I have started playing around in https://www.hackthebox.com platform and I’ll use this article to save all the knowledge I’ve got regarding pentesting and certain programming languages.

This article describe some features of programming languages that if used wrong, they can be attack vectors for applications. It’s not that the language is unsecure, but the features can be misused very easily.

Programming languages

  1. PHP
  2. C


Type juggling

Due to the nature of PHP we can abuse the type jungling feature.

The following condition will be true and print the message.

$example_int = 7
$example_str = 7
if ($example_int == $example_str) {
   echo("PHP can compare ints and strings.")

So, an if with == will not check the types. Only === check the types. Internally php select statement uses == comparisson, therefore is vulnerable to this kind of vulnerability. See https://medium.com/swlh/php-type-juggling-vulnerabilities-3e28c4ed5c09

So, if you spot a switch statement that checks a user provided string, just change the string value to true.


You can also check if the page is using php to abuse the strcmp function.

if(strcmp($PASSWORD, $_GET['password']) == 0){
        $success = true;

Thanks to the type juggling describe above, if strcmp returns NULL the condition will be true. We can force this by passing the password field as an array:


Example: https://www.doyler.net/security-not-included/bypassing-php-strcmp-abctf2016



A union type in C lang is a special type that allows the developer to reuse a memory position to store multiple types of data.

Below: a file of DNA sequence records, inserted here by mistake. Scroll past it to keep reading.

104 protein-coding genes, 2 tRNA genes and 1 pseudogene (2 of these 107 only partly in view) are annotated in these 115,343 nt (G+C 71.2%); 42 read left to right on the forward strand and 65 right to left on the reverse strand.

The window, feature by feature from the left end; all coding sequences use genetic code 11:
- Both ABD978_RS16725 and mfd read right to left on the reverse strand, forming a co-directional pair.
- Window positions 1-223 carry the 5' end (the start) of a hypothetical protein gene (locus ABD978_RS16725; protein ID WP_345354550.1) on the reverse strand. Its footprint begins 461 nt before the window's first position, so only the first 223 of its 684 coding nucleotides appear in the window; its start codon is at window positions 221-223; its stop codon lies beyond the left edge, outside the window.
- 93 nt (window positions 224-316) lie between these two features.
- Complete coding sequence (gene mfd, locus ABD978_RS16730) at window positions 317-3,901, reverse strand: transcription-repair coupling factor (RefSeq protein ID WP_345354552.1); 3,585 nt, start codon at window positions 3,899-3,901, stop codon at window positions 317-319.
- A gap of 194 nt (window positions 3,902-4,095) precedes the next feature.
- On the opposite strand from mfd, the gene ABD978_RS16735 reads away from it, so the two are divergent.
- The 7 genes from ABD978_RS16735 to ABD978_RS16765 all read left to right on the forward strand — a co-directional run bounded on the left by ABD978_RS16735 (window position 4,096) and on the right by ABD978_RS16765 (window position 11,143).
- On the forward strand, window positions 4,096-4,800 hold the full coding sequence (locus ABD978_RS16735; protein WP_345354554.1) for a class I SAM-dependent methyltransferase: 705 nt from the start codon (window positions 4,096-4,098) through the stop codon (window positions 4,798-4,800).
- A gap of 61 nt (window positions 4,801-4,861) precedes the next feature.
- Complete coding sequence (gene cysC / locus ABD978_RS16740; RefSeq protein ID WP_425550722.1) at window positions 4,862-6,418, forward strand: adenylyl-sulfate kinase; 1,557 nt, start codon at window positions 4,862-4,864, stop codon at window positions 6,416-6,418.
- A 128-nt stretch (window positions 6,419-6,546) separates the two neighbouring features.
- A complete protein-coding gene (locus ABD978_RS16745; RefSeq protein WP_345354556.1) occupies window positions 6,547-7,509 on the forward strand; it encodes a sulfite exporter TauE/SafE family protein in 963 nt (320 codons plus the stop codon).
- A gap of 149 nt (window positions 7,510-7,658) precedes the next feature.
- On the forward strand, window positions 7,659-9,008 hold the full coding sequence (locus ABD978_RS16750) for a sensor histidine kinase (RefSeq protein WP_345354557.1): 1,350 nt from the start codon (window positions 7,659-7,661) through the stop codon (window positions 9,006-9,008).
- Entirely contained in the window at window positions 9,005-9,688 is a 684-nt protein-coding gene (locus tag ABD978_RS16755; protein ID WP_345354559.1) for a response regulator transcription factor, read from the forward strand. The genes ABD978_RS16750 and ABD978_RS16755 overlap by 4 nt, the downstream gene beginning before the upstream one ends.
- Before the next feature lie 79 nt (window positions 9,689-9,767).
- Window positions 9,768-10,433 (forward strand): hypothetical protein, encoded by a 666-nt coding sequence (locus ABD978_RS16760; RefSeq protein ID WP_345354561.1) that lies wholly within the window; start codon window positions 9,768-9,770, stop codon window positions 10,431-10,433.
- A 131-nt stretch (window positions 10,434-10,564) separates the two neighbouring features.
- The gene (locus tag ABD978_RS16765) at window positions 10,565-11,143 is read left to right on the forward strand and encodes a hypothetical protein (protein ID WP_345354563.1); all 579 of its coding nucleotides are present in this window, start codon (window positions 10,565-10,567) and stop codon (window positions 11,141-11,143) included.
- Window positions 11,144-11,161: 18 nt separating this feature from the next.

#include <stdio.h>
#include <string.h>
union Data {
   int i;
   float f;
   char str[20];
int main( ) {

   union Data data;        

   data.i = 10;
   data.f = 220.5;
   strcpy( data.str, "C Programming");

   printf( "data.i : %d\n", data.i);
   printf( "data.f : %f\n", data.f);
   printf( "data.str : %s\n", data.str);

   return 0;


data.i : 1917853763
data.f : 4122360580327794860452759994368.000000
data.str : C Programming

If the developer rely on this union to hide a secret and let the user access to it, the user can change the value of the union by writing a different type that will be converted to the proper type when checking the secret.


static union {
    unsigned long long integer;
    char string[8];
} DataStore;

void get_flag() {
    if (DataStore.integer == 13371337) {
        system("cat flag.txt");
    } else {
        puts("\nSorry, this will not work!");
void set_field(field_t f) {
    char buf[32] = {0};
    printf("\nMaybe try a ritual?\n\n>> ");
    fgets(buf, sizeof(buf), stdin);
    switch (f) {
    case INTEGER:
        sscanf(buf, "%llu", &DataStore.integer);
        if (DataStore.integer == 13371337) {
            puts("\nWhat's this nonsense?!");
    case STRING:
        memcpy(DataStore.string, buf, sizeof(DataStore.string));

It turns out, the user can write to both fields in the union. However, if we set the magic number to get the secret, the app will exit. However, we can set in the string the byte value of the integer field:


In the example we use python pwntools library to generate the byte value (in 64 bytes) of the magic number.